telling me how I can use the Apache SOAP API to use a .NETTM service, but
    not the other way round.
    We'll start with a refresher on some of the terminology I will be using:

    SOAP:- Simple Object Access Protocol (SOAP) is a way for a program running
    in one kind of operating system (such as Windows 2000) to communicate with
    a program in the same or another kind of an operating system (such as Linux)
    by using the World Wide Web's Hypertext Transfer Protocol (HTTP)and its Extensible
    Markup Language (XML) as the mechanisms for information exchange
    Apache SOAP:- The Apache Foundations implementation of the SOAP protocol
    written in Java.
    C#:- C# (pronounced "C-sharp") is a new object-oriented programming language
    from Microsoft, which aims to combine the computing power of C++ with the
    programming ease of Visual Basic. C# is based on C++ and contains features
    similar to those of Java.
    Please note that this document does not covering installing Apache Tomcat,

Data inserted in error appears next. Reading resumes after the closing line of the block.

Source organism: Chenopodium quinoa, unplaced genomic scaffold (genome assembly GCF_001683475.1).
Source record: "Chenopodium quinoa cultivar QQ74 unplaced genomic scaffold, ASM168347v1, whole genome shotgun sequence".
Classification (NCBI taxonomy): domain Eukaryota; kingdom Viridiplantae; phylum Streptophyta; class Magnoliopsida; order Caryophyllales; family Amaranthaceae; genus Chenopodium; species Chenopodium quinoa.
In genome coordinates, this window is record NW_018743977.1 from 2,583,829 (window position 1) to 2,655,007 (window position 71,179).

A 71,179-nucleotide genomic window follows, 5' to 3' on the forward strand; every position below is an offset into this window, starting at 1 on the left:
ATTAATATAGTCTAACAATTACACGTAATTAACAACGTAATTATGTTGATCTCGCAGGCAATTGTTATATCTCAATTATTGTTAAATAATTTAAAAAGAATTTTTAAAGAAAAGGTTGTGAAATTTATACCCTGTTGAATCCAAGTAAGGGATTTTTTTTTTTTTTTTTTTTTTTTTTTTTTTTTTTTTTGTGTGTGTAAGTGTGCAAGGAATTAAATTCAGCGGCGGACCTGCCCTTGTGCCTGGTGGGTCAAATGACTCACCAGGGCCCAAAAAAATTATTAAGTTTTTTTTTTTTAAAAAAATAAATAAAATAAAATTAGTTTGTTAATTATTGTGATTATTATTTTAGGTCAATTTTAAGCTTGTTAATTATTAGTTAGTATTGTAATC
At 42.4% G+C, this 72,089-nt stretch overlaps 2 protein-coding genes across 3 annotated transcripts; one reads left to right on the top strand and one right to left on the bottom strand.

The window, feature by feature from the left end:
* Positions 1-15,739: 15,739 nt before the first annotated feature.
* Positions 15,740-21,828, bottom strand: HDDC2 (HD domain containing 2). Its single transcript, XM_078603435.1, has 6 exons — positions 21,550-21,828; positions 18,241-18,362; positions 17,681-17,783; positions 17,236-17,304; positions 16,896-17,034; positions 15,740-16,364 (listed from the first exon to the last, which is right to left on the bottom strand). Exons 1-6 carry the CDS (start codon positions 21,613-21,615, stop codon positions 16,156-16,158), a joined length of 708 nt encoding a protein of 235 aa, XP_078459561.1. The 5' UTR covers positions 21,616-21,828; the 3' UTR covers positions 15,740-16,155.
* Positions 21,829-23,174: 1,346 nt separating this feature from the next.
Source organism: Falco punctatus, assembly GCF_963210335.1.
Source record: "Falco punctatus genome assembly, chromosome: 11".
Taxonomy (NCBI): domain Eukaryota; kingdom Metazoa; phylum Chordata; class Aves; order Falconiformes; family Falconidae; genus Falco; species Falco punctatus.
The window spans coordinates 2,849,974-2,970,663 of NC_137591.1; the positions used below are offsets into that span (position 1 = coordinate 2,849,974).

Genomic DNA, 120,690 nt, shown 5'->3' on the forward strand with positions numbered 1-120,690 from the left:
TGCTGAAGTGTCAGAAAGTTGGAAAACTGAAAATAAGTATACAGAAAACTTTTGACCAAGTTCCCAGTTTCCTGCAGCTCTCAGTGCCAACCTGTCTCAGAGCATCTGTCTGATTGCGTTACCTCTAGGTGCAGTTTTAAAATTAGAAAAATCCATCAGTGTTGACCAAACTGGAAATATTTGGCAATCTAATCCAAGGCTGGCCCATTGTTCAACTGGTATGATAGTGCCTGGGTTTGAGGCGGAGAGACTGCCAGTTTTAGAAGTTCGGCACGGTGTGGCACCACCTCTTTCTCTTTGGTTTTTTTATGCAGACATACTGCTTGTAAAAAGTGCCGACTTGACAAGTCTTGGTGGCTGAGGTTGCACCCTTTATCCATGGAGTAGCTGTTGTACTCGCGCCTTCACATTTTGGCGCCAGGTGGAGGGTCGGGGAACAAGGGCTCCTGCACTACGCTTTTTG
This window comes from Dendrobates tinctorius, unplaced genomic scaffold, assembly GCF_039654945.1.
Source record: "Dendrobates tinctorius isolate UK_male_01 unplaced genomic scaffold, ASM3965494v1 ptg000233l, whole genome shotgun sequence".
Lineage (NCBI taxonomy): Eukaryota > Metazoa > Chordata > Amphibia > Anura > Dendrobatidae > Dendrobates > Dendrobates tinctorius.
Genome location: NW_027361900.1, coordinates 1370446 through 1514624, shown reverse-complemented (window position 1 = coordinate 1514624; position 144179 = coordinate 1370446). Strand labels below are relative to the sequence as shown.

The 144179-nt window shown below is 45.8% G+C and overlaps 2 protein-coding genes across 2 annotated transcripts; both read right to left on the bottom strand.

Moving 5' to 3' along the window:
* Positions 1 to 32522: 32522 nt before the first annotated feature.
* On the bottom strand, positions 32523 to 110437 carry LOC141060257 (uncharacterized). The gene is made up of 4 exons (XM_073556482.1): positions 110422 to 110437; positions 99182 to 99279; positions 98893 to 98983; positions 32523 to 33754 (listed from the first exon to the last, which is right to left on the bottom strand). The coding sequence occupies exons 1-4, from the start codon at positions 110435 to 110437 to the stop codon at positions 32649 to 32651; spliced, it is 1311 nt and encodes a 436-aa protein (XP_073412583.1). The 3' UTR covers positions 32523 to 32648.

Apache SOAP or the .NETTM SDK. See the resources section for more information
    and links to all these projects.
    In order to make use of a Apache SOAP web service using C# you need to do
    the following steps:
    Create a proxy class that implements all the methods you want to be able
    to call from your client. This class needs to extend the System.Web.Services.Protocols.SoapHttpClientProtocol

    The constructor of this class needs to set the URL property of the above
    class. Basically this will be the URL of the Apache SOAP rpcrouter servlet
    e.g. http://localhost:8080/apache-soap/servlet/rpcrouter
    The proxy class needs to have a WebServiceBindingAttribute set. This defines
    the name of the web service and the namespace that the service is to use.
    The Name is usually the ID of the Apache SOAP Service. The namespace is usually